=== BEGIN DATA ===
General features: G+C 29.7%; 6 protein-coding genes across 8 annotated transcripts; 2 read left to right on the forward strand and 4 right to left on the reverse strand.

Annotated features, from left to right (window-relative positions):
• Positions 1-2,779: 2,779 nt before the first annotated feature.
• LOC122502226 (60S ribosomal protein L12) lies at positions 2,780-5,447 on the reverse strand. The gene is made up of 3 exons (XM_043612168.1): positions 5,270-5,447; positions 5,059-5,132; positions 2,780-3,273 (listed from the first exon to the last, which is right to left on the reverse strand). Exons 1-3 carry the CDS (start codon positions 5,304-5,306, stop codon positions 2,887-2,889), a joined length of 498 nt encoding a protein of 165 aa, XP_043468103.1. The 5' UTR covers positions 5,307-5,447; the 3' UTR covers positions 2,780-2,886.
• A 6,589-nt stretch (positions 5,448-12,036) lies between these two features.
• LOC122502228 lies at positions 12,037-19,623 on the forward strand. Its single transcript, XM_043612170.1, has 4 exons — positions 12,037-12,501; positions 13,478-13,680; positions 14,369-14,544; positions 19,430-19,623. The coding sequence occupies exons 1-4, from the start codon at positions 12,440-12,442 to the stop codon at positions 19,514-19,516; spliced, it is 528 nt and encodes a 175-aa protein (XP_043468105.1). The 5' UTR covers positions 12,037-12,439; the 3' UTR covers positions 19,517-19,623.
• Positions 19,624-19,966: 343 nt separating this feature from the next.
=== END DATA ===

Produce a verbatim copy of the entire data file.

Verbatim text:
General features: G+C 29.7%; 6 protein-coding genes across 8 annotated transcripts; 2 read left to right on the forward strand and 4 right to left on the reverse strand.

Annotated features, from left to right (window-relative positions):
• Positions 1-2,779: 2,779 nt before the first annotated feature.
• LOC122502226 (60S ribosomal protein L12) lies at positions 2,780-5,447 on the reverse strand. The gene is made up of 3 exons (XM_043612168.1): positions 5,270-5,447; positions 5,059-5,132; positions 2,780-3,273 (listed from the first exon to the last, which is right to left on the reverse strand). Exons 1-3 carry the CDS (start codon positions 5,304-5,306, stop codon positions 2,887-2,889), a joined length of 498 nt encoding a protein of 165 aa, XP_043468103.1. The 5' UTR covers positions 5,307-5,447; the 3' UTR covers positions 2,780-2,886.
• A 6,589-nt stretch (positions 5,448-12,036) lies between these two features.
• LOC122502228 lies at positions 12,037-19,623 on the forward strand. Its single transcript, XM_043612170.1, has 4 exons — positions 12,037-12,501; positions 13,478-13,680; positions 14,369-14,544; positions 19,430-19,623. The coding sequence occupies exons 1-4, from the start codon at positions 12,440-12,442 to the stop codon at positions 19,514-19,516; spliced, it is 528 nt and encodes a 175-aa protein (XP_043468105.1). The 5' UTR covers positions 12,037-12,439; the 3' UTR covers positions 19,517-19,623.
• Positions 19,624-19,966: 343 nt separating this feature from the next.